gasoline prices have fallen more than 60 cents a gallon, on average, since peaking in early April.


San Francisco area air quality and transportation officials could require some businesses to offer employee commuter benefits to boost the use of public transit, reduce traffic congestion, cut greenhouse gas emissions, and curb air pollution under new legislation that lawmakers passed on June 25.

Adopted by the California Assembly on a 52-22 vote, S.B. 1339 now heads to the governor, who has 12 days to sign or veto the measure. The Senate passed the bill May 7 on a 30-7 vote.

Gov. Jerry Brown (D) rejected a similar bill in August 2011, saying the measure would impose a new mandate on small businesses during a time of economic uncertainty. Brown also said local governments already had authority to adopt commuter ordinances.

In hopes of winning the governor’s support this time around, state Sen. Leland Yee (D) limited the geographical scope of the current bill so that it would apply only in the nine-county Bay area.

S.B. 1339 would clear the way for the Bay Area Air Quality Management District and Metropolitan Transportation Commission to adopt a joint ordinance that would require employers with 50 or more workers to offer employees one of three types of commuter benefits.

Businesses would have to either offer employees the option of paying for public transit, vanpooling, or bicycling expenses with pre-tax dollars; subsidize the cost of transit passes and vanpools; or provide free shuttle services.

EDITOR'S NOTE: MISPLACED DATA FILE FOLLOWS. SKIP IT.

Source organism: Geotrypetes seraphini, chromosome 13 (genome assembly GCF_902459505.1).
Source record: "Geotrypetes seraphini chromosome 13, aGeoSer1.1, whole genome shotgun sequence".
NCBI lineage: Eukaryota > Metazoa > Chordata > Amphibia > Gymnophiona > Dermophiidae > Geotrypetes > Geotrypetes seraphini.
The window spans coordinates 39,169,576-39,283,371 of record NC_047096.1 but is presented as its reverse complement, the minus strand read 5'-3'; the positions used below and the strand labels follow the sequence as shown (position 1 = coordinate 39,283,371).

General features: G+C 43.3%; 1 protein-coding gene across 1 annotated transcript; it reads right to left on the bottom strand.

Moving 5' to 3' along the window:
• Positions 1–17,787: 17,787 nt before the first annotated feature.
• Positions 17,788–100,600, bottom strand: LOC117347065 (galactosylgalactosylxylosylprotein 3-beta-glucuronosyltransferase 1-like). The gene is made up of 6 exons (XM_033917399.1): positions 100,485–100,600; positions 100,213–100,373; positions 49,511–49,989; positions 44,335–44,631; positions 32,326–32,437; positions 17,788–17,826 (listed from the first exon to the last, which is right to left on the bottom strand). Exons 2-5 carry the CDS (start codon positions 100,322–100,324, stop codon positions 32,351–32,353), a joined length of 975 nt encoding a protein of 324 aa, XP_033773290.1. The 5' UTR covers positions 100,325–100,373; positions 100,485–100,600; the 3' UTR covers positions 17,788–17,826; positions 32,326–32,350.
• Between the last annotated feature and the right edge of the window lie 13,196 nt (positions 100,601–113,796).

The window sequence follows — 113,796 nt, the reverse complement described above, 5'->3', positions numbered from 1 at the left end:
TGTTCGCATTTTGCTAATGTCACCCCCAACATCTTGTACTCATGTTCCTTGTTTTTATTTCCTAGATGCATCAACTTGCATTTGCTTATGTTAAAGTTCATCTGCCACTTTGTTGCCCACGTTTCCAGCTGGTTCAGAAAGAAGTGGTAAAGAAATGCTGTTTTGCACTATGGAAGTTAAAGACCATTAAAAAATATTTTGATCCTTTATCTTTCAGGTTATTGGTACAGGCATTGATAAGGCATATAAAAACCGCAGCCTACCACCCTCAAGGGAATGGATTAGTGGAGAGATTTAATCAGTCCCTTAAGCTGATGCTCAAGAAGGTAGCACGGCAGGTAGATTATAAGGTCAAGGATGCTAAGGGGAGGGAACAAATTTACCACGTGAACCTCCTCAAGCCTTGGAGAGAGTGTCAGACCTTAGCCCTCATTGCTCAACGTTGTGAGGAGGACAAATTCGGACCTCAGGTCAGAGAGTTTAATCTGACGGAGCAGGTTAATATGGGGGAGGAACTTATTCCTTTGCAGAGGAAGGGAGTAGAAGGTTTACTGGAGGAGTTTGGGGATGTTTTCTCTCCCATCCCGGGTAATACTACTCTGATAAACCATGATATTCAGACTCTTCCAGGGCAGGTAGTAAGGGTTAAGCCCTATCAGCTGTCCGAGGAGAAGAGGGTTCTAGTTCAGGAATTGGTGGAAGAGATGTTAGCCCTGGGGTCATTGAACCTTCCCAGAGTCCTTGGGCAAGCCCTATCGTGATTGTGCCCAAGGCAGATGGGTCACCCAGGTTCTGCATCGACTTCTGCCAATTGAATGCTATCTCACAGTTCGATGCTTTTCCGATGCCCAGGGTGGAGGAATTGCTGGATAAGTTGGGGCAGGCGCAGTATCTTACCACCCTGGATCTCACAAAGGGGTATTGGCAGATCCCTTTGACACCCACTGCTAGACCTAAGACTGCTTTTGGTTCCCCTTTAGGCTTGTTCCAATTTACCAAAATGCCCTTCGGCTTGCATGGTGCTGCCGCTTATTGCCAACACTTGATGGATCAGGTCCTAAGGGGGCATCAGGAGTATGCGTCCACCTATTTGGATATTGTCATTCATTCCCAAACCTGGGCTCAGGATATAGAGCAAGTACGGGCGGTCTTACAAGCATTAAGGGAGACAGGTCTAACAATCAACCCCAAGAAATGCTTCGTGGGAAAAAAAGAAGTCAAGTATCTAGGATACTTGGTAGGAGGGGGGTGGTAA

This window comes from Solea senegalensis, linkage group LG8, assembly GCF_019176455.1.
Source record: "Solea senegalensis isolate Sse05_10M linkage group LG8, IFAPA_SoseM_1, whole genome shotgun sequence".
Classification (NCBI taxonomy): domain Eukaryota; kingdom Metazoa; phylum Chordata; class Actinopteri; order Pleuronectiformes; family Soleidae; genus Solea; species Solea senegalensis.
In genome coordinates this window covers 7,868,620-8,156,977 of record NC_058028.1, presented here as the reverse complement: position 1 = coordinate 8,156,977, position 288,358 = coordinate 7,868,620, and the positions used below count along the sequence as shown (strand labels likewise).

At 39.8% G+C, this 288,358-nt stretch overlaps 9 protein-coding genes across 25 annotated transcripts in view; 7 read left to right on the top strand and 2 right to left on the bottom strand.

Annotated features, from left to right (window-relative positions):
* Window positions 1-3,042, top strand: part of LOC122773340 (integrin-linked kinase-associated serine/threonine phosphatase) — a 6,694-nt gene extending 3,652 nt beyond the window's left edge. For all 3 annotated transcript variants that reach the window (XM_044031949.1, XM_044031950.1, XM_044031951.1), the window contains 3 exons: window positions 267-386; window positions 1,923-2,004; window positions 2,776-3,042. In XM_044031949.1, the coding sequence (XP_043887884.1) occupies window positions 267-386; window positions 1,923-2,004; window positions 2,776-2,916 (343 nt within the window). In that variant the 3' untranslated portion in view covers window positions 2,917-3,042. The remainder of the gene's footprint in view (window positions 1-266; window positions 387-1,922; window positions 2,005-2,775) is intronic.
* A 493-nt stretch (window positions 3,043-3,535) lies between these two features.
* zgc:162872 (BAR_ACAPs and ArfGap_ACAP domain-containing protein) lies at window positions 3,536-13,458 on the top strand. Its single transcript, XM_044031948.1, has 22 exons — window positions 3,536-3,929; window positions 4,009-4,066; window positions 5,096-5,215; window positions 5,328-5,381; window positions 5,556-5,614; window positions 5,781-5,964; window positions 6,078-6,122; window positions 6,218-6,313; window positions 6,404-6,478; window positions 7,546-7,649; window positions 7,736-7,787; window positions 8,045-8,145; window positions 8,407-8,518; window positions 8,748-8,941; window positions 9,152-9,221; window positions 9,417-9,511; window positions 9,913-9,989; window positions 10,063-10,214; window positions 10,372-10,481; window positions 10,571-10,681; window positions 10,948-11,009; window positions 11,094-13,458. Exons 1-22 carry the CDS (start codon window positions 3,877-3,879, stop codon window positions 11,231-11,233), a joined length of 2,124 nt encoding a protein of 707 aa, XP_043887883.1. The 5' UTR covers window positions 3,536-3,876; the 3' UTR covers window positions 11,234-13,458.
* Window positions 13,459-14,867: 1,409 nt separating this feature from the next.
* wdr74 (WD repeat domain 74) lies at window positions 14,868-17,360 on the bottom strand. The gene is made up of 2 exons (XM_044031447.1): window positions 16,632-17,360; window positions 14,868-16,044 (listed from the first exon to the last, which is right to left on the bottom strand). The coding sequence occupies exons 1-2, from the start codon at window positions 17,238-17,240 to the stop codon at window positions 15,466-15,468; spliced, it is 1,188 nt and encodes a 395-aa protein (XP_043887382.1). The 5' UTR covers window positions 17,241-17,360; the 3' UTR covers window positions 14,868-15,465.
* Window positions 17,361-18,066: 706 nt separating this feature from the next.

“About 40% of transportation-related greenhouse gas emissions result from commuting,’’ Yee said in a written statement announcing passage of the bill. S.B. 1339 will help the state meet its climate and air quality goals, reduce workers’ commuting
costs, and cut employers’ payroll taxes, Yee said.

Tom Addison of the Bay Area Air Quality Management District called the bill a smart strategy to cleaning the air and reducing congestion.

“This bill not only has environmental benefits, but makes good economic sense,’’ Addison said.

S.B. 1339 has garnered support from environmental and public health advocates, including the Sierra Club and
American Lung Association.

“We’ll never have clean air in this state until we make it easier for people who want to take transit or ride a bike to work to do so,’’ Kathryn Phillips of Sierra Club California said in a written statement.